Top health officials celebrated the authorization of the Johnson & Johnson vaccine Monday, calling it another safe and effective option for Americans, as millions of doses make their way to states.
Members of the COVID-19 Response Team encouraged people to get their shot as soon as a vaccine becomes available to them, no matter which company it comes from, pointing out that the newly-authorized vaccine is effective in preventing severe COVID-19, the main objective of the shot.
The Johnson & Johnson vaccine requires only a single dose and doesn’t require strictly cold temperatures for storage, making it more easily accessible to communities that are typically harder to reach. The first doses are expected to reach states Tuesday.
On Monday, the response team addressed questions about its efficacy, which is lower than the two-shot Pfizer and Moderna vaccines, both which prevent COVID-19 disease at about a 95 percent rate.
According to clinical trials, the Johnson & Johnson vaccine was 72 percent effective at preventing moderate and severe cases of COVID-19 when tested in the U.S. and 66 percent effective when tested on more people and against variants of the disease across the U.S., South Africa and South America.
“We have three highly efficacious vaccines that also [have] a very good safety profile,” Dr. Anthony Fauci, President Biden’s chief medical adviser, said Monday.
On Sunday night, 3.9 million doses of the Johnson & Johnson shot began shipping across the country, which reflects the company’s entire inventory so far.
Senior administration officials warned that shipments would be “uneven” in the coming weeks as the company ramps up production, since shots will go out as soon as they’re made. Johnson & Johnson has promised 20 million total doses by the end of March.
On Monday, health officials once again urged Americans to be vaccinated as soon as they are eligible, no matter which company’s shot they’ll get.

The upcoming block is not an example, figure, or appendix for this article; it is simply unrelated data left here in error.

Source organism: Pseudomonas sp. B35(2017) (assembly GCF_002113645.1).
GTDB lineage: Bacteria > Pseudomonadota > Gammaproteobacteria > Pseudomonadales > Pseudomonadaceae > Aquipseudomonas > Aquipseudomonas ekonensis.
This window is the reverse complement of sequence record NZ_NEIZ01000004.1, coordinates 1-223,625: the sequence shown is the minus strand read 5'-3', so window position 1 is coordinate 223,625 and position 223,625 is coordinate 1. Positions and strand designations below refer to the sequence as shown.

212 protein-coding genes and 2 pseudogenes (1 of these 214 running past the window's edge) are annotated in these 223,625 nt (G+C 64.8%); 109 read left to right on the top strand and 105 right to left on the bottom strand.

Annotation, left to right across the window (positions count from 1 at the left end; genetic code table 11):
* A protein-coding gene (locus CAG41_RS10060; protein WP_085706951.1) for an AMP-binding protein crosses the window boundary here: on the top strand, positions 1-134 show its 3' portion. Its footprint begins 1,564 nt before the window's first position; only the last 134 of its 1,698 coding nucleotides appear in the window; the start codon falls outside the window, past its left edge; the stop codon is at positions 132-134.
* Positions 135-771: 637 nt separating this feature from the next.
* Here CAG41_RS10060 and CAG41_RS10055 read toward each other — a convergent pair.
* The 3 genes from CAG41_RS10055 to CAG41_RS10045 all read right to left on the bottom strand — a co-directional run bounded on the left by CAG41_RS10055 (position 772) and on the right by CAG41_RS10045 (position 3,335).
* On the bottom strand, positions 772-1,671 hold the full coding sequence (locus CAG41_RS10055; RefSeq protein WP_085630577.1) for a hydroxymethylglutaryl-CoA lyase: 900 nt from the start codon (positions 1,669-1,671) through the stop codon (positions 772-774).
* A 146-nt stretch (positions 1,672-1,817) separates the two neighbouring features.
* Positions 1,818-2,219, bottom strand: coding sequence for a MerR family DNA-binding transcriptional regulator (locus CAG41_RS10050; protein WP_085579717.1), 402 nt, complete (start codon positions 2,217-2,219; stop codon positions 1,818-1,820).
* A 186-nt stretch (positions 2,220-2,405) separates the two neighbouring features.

“This is all very, very good news,” said Dr. Marcella Nunez-Smith, who leads the COVID-19 Health Equity Task Force. “As a physician, I strongly urge everyone in America to get the first vaccine that is available to you when it is your turn.”
Nunez-Smith also addressed equity, as some state and local officials raised concerns that the Johnson & Johnson vaccine would be disproportionately allocated to marginalized communities because it’s easier to ship, which could create the perception that the slightly less-effective vaccine is going to lower-income and minority Americans.
“We do think that the distribution, again, should be even across communities,” she said. “We will be tracking by metrics such as zip code and social mobility to see where vaccines are going. And should certain vaccines go consistently to certain communities, we will be able to intervene.
COVID-19 Response Coordinator Jeff Zients also said the administration was aware of the nationwide issues with vaccine registration, including websites that crash due to high demand and eligible Americans missing their chance to sign up because of tech issues.
Zients said they’re working with states to improve their websites and also considering “lower tech” options such as call centers.
“Overall, scheduling remains — for far too many people — too frustrating,” he said. “And we need to make it better.”